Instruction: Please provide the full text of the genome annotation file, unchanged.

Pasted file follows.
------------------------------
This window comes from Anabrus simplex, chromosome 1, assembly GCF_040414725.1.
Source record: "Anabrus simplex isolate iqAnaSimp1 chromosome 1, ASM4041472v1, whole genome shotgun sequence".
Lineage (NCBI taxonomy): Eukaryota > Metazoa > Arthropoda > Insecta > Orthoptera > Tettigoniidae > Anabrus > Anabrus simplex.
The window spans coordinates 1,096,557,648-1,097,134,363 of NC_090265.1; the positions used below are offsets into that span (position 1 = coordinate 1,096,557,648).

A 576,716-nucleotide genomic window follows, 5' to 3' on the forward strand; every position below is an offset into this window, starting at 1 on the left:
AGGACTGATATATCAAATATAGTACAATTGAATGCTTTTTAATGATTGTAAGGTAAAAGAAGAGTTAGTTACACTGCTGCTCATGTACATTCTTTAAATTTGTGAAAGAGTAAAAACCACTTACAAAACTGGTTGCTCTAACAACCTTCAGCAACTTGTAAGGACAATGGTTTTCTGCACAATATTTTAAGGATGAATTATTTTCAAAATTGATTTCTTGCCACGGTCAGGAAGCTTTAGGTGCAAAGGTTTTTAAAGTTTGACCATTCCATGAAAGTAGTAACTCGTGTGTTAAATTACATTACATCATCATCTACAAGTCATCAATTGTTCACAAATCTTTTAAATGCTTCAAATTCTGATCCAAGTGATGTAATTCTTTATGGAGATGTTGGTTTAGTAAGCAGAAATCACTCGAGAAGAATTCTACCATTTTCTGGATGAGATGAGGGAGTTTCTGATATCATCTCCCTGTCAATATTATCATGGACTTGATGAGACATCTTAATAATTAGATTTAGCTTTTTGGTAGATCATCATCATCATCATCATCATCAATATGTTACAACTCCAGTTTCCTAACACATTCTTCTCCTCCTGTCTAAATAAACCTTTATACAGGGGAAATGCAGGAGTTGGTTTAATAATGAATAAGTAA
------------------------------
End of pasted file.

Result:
This window comes from Anabrus simplex, chromosome 1, assembly GCF_040414725.1.
Source record: "Anabrus simplex isolate iqAnaSimp1 chromosome 1, ASM4041472v1, whole genome shotgun sequence".
Lineage (NCBI taxonomy): Eukaryota > Metazoa > Arthropoda > Insecta > Orthoptera > Tettigoniidae > Anabrus > Anabrus simplex.
The window spans coordinates 1,096,557,648-1,097,134,363 of NC_090265.1; the positions used below are offsets into that span (position 1 = coordinate 1,096,557,648).

A 576,716-nucleotide genomic window follows, 5' to 3' on the forward strand; every position below is an offset into this window, starting at 1 on the left:
AGGACTGATATATCAAATATAGTACAATTGAATGCTTTTTAATGATTGTAAGGTAAAAGAAGAGTTAGTTACACTGCTGCTCATGTACATTCTTTAAATTTGTGAAAGAGTAAAAACCACTTACAAAACTGGTTGCTCTAACAACCTTCAGCAACTTGTAAGGACAATGGTTTTCTGCACAATATTTTAAGGATGAATTATTTTCAAAATTGATTTCTTGCCACGGTCAGGAAGCTTTAGGTGCAAAGGTTTTTAAAGTTTGACCATTCCATGAAAGTAGTAACTCGTGTGTTAAATTACATTACATCATCATCTACAAGTCATCAATTGTTCACAAATCTTTTAAATGCTTCAAATTCTGATCCAAGTGATGTAATTCTTTATGGAGATGTTGGTTTAGTAAGCAGAAATCACTCGAGAAGAATTCTACCATTTTCTGGATGAGATGAGGGAGTTTCTGATATCATCTCCCTGTCAATATTATCATGGACTTGATGAGACATCTTAATAATTAGATTTAGCTTTTTGGTAGATCATCATCATCATCATCATCATCAATATGTTACAACTCCAGTTTCCTAACACATTCTTCTCCTCCTGTCTAAATAAACCTTTATACAGGGGAAATGCAGGAGTTGGTTTAATAATGAATAAGTAA